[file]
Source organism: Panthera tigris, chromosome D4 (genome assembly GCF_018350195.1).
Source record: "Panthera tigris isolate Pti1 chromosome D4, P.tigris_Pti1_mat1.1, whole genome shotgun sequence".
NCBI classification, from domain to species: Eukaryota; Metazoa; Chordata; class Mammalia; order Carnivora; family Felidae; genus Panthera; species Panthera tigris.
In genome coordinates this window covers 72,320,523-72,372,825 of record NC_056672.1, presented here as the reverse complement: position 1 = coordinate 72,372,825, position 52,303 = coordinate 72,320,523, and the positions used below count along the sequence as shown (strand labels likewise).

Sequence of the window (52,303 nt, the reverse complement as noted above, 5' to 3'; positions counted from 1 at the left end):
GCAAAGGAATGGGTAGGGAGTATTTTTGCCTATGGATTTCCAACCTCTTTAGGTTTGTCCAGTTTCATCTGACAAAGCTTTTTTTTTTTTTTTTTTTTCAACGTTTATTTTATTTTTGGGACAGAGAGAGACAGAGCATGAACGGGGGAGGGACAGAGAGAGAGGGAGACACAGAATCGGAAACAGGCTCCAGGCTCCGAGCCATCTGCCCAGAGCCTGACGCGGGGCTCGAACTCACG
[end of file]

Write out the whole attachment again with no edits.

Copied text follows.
Source organism: Panthera tigris, chromosome D4 (genome assembly GCF_018350195.1).
Source record: "Panthera tigris isolate Pti1 chromosome D4, P.tigris_Pti1_mat1.1, whole genome shotgun sequence".
NCBI classification, from domain to species: Eukaryota; Metazoa; Chordata; class Mammalia; order Carnivora; family Felidae; genus Panthera; species Panthera tigris.
In genome coordinates this window covers 72,320,523-72,372,825 of record NC_056672.1, presented here as the reverse complement: position 1 = coordinate 72,372,825, position 52,303 = coordinate 72,320,523, and the positions used below count along the sequence as shown (strand labels likewise).

Sequence of the window (52,303 nt, the reverse complement as noted above, 5' to 3'; positions counted from 1 at the left end):
GCAAAGGAATGGGTAGGGAGTATTTTTGCCTATGGATTTCCAACCTCTTTAGGTTTGTCCAGTTTCATCTGACAAAGCTTTTTTTTTTTTTTTTTTTTCAACGTTTATTTTATTTTTGGGACAGAGAGAGACAGAGCATGAACGGGGGAGGGACAGAGAGAGAGGGAGACACAGAATCGGAAACAGGCTCCAGGCTCCGAGCCATCTGCCCAGAGCCTGACGCGGGGCTCGAACTCACG